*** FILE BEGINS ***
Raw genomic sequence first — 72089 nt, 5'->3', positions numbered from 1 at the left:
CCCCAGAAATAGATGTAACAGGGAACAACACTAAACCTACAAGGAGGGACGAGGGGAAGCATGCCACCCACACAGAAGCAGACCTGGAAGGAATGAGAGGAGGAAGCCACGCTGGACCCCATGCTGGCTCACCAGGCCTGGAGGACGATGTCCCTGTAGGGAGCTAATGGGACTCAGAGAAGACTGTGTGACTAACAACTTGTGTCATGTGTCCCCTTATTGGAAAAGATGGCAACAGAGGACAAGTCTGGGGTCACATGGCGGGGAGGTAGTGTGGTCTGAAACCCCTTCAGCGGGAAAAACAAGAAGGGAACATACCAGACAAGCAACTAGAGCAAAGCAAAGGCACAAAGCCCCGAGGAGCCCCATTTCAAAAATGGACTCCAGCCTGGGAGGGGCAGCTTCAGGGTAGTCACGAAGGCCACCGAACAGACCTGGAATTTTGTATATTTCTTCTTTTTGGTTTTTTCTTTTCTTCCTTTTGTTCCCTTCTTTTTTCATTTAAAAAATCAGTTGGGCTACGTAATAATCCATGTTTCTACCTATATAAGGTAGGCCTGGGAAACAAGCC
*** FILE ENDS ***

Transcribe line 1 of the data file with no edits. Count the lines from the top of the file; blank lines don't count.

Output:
Raw genomic sequence first — 72089 nt, 5'->3', positions numbered from 1 at the left: